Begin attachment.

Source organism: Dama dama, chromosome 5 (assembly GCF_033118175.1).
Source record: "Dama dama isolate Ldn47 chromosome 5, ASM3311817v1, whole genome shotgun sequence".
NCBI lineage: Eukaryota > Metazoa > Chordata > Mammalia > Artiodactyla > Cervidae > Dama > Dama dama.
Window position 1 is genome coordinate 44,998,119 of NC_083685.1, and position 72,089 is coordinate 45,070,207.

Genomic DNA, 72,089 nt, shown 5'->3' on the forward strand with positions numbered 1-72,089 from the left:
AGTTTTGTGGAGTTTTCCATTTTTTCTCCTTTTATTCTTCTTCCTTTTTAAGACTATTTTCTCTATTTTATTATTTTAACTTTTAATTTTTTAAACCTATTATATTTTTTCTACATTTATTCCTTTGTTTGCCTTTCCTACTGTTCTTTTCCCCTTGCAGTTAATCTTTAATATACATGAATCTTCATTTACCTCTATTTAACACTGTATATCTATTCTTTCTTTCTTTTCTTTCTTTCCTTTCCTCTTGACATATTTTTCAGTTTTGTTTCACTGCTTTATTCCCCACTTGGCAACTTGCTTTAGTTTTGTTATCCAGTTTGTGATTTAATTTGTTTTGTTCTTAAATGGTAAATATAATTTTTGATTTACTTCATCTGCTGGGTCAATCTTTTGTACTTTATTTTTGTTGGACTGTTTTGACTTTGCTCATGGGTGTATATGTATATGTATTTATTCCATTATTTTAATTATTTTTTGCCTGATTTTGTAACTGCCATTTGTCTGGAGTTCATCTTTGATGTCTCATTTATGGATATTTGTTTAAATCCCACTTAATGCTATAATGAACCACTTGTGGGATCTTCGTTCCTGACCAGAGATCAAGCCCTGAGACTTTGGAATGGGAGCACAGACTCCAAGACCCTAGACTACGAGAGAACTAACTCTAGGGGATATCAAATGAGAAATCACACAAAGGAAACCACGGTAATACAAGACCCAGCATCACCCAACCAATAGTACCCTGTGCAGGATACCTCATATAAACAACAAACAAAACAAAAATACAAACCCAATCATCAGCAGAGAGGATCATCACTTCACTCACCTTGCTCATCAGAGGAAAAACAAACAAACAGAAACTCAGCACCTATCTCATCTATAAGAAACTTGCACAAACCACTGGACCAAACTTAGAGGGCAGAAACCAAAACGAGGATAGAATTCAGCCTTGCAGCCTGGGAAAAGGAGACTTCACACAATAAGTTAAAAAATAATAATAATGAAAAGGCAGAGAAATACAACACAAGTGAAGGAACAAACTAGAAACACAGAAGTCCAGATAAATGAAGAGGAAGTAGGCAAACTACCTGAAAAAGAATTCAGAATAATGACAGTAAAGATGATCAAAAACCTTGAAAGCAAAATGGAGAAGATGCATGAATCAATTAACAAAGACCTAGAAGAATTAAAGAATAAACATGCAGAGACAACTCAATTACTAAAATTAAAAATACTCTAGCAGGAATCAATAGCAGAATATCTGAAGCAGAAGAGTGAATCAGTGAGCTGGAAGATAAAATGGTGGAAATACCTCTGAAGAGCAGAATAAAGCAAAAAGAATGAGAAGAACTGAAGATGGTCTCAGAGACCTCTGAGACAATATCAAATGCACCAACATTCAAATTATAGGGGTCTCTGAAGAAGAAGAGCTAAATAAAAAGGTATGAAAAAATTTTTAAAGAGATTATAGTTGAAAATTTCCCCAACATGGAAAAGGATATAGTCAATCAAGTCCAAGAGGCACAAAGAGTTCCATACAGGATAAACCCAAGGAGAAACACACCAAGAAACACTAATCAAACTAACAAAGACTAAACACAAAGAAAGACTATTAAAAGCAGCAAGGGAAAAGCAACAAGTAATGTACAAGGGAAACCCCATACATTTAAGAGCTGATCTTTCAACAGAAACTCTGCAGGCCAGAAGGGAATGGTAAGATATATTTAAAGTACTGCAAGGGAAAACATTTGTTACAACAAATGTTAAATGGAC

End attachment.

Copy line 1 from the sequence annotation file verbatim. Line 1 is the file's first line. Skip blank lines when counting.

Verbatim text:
Source organism: Dama dama, chromosome 5 (assembly GCF_033118175.1).